PS 18-171
Litter chemistry, soil microbial priming and community composition regulate the accrual and chemical composition of subtropical forest soil organic carbon

Monday, August 10, 2015
Exhibit Hall, Baltimore Convention Center
Shirong Liu, Insititute of Forest Environment and Ecology, Chinese Acadamy of Forestry, Beijing, China
Hui Wang, Institute of Forest Ecology, Environment and Protection, Chinese Academy of Forestry, Beijing, China

Large uncertainties remain concerning the factors that control the retention of litter-derived carbon (C) in soils. A study using various tree species selection was design to change chemistry of tree litter input. The effects of different chemical properties of litter; between coniferous and broadleaved tree species, and their roles of soil microbial priming and microbial community composition on soil organic carbon (SOC) quantity and composition in forest ecosystems; remain unclear. A manipulation field experiment was set up using diverse litter in stable environmental and soil conditions. Four tree species litter was added to the surface of soil in a subtropical Pinus massoniana plantation to assess the effect of different functional litter input on the accrual and chemical composition of SOC.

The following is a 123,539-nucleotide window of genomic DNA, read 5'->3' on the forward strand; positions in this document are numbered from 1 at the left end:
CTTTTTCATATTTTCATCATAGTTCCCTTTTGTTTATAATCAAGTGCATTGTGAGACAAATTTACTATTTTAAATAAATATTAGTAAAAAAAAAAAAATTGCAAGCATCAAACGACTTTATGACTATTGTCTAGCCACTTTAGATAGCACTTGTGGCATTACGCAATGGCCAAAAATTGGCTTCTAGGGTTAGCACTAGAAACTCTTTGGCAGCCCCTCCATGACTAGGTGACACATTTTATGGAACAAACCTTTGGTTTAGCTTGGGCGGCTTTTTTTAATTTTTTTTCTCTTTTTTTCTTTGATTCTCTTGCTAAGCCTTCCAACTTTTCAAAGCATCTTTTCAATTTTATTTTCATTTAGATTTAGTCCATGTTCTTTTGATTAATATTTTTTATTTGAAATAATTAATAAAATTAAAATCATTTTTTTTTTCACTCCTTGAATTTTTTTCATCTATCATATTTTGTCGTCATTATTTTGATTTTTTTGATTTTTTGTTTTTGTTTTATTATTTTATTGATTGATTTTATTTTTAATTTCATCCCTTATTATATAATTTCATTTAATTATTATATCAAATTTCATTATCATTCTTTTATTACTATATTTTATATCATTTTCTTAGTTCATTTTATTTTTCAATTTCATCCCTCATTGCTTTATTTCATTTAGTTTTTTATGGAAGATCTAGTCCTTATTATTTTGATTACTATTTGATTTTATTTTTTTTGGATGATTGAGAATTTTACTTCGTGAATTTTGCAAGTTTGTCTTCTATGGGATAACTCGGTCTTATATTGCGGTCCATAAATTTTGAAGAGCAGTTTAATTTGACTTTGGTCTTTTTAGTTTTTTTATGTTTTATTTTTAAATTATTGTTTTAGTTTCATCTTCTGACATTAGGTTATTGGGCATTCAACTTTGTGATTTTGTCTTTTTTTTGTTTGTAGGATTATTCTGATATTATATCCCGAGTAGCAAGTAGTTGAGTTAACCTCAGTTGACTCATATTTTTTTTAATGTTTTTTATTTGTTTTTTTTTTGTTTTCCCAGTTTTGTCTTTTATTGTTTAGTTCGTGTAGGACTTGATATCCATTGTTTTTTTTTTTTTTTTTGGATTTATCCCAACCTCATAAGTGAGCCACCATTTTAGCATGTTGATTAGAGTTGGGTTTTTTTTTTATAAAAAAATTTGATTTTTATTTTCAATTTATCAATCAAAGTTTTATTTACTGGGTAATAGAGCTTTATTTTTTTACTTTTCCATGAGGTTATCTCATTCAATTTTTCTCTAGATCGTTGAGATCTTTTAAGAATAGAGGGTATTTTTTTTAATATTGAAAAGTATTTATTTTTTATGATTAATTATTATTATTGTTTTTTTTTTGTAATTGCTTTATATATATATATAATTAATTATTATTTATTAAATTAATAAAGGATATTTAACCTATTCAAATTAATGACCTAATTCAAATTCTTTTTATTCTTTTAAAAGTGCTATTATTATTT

The soils that received litter input had all very similar C concentration, compared to the soils without litter input. Concentrations of SOC were lower in broadleaved litter (Castanopsis hystrix and Erythrophloeum fordii) input than those in coniferous litter (P. massoniana and Cunninghamia lanceolata). Concentration of SOC was positively related to litter C content and litter C/nitrogen ratio. Characteristic of SOC chemical composition was separated into coniferous litter and broadleaved litter input. The proportions of SOC chemical composition were not related to litter C chemical composition, whereas they were obviously related to soil fungi/bacteria ratio across different litter treatments. Our findings highlight the different effects of litter input with different chemical properties on the accrual and chemical composition of SOC. The larger microbial priming of SOC under input of the broadleaved litter than coniferous litter lead to more native soil C loss. Soil microbial community composition regulated by litter chemistry played a crucial role in the formation of chemical compositions of SOC. This study aims to predict the C potential of tree species shifts under global change and land management.